The energetic high-frequency common mode signal in the JES is shown to produce large aliasing errors in satellite altimeter observations. The alias causes large disagreements among neighboring and crossing tracks. Moreover, the along-track sampling of the common mode in a subregion can be relatively higher or lower than that in the surrounding area. This leads to artificial mesoscale features in the synoptic map, qualitatively changing the map interpretation. The common mode signal has an rms amplitude similar to the tide signal in the JES. It suggests the urgent need of common mode correction for the altimetry data in addition to tide correction.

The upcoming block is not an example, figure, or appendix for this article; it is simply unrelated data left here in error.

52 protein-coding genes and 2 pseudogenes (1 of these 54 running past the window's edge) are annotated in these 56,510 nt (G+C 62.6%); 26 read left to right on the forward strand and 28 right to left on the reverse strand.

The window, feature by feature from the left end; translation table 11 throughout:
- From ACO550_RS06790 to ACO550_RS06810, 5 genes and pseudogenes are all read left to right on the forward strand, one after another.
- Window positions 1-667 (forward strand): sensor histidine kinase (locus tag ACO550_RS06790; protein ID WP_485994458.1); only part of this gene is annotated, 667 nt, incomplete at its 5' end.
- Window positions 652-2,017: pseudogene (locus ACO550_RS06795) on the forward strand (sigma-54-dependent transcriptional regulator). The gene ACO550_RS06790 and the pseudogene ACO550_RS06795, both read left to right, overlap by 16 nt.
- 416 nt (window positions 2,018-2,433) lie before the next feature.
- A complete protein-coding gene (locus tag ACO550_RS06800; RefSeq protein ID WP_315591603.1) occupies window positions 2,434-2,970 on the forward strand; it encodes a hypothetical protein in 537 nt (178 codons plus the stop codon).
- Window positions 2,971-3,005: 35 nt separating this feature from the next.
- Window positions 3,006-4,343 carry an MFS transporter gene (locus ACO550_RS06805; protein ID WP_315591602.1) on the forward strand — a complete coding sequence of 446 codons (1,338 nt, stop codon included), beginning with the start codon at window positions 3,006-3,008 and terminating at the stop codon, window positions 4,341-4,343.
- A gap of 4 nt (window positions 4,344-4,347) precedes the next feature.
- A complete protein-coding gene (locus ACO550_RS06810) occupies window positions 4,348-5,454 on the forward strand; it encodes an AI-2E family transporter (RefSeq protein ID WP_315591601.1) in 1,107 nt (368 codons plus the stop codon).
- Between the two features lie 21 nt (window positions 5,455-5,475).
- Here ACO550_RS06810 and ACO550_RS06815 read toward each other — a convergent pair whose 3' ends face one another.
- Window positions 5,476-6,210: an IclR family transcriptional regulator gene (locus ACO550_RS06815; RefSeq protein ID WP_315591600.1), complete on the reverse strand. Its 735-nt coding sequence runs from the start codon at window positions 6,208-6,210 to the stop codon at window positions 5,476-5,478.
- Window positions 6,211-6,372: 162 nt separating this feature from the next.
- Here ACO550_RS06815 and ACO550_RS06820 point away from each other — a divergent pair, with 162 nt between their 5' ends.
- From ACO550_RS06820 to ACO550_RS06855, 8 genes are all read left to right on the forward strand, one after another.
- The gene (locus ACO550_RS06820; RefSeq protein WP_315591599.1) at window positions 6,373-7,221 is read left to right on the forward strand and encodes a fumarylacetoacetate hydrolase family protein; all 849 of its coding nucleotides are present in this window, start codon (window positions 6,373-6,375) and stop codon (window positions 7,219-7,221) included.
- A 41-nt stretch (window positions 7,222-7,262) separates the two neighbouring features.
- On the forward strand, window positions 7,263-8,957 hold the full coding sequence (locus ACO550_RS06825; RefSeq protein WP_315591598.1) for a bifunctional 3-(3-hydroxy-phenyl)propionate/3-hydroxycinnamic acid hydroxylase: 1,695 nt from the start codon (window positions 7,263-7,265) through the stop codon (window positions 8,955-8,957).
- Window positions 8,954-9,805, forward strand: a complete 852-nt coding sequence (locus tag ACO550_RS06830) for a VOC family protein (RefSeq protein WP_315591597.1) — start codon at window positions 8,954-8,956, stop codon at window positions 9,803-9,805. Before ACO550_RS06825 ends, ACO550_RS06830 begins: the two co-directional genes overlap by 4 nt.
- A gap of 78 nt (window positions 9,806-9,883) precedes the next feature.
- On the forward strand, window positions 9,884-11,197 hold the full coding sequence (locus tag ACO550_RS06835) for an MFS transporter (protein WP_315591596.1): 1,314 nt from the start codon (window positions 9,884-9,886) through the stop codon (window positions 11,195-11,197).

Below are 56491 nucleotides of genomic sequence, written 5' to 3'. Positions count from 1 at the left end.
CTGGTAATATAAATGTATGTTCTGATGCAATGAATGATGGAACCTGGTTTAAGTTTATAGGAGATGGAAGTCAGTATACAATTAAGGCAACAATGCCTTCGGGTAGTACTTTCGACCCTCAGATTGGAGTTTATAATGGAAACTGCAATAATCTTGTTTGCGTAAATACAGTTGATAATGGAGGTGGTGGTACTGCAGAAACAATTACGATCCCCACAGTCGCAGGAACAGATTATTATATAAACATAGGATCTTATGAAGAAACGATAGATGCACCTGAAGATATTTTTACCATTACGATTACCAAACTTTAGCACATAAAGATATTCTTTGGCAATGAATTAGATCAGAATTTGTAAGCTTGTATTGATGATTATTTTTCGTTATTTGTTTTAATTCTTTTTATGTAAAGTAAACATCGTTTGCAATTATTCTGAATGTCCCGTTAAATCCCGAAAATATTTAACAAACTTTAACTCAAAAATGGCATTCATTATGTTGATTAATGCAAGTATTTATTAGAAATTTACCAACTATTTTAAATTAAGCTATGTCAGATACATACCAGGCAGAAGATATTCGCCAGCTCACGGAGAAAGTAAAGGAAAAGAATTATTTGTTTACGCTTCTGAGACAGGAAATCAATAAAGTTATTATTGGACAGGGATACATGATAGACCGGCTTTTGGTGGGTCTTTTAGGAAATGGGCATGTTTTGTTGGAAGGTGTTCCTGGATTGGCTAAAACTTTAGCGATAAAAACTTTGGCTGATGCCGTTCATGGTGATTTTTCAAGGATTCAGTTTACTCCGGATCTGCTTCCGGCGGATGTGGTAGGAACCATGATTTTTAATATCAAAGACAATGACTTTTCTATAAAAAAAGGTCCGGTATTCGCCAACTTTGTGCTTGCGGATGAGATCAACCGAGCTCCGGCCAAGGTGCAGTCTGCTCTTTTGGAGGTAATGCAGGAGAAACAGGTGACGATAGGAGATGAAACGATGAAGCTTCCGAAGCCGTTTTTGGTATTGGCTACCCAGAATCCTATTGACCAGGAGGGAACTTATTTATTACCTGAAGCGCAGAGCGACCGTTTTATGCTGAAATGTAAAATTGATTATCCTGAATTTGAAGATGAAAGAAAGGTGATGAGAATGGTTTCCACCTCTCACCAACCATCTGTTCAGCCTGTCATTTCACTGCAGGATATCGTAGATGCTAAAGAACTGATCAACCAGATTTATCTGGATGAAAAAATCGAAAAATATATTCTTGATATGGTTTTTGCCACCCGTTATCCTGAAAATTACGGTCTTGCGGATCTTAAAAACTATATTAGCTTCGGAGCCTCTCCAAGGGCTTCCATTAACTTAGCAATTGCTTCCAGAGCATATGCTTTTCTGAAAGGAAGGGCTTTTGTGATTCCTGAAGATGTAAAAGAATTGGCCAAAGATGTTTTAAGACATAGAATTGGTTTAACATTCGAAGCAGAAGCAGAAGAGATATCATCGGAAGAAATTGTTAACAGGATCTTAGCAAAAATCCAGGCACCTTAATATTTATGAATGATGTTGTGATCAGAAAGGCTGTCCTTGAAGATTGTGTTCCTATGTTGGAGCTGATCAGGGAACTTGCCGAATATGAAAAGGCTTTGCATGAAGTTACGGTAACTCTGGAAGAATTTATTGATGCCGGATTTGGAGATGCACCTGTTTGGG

We demonstrate two effective ways to reduce this serious temporal alias. Accurate estimation and best removal of the common mode can be accomplished by one or a few BP gauges in the JES. An alternative proxy that accounts for 78% of the common mode variance is afforded by averaging the hourly TG data from 14 coastal sites in the JES (Fig. 1), which are selected for low noise. In the open ocean, Stammer et al. (2000) have suggested using model results to de-alias altimeter signals; Gille and Hughes (2001) confirmed the aliasing of high-frequency variability in altimetry by examining the bottom pressure measurements. Moreover, analysis by Gille et al. (2001) suggested that in the state-of-the-art eddy-resolving models the barotropic response of the ocean to wind forcing may be too fast. We suggest that in situ measurements may be an alternative approach to resolve the problem.